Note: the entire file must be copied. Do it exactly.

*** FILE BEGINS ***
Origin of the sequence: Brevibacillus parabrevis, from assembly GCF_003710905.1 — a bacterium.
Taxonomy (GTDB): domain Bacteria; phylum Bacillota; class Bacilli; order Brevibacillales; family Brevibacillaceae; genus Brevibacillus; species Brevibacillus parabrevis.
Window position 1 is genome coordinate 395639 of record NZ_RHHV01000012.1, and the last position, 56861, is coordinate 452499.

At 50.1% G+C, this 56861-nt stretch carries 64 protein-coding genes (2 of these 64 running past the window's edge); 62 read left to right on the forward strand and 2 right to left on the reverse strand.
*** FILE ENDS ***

Origin of the sequence: Brevibacillus parabrevis, from assembly GCF_003710905.1 — a bacterium.
Taxonomy (GTDB): domain Bacteria; phylum Bacillota; class Bacilli; order Brevibacillales; family Brevibacillaceae; genus Brevibacillus; species Brevibacillus parabrevis.
Window position 1 is genome coordinate 395639 of record NZ_RHHV01000012.1, and the last position, 56861, is coordinate 452499.

At 50.1% G+C, this 56861-nt stretch carries 64 protein-coding genes (2 of these 64 running past the window's edge); 62 read left to right on the forward strand and 2 right to left on the reverse strand.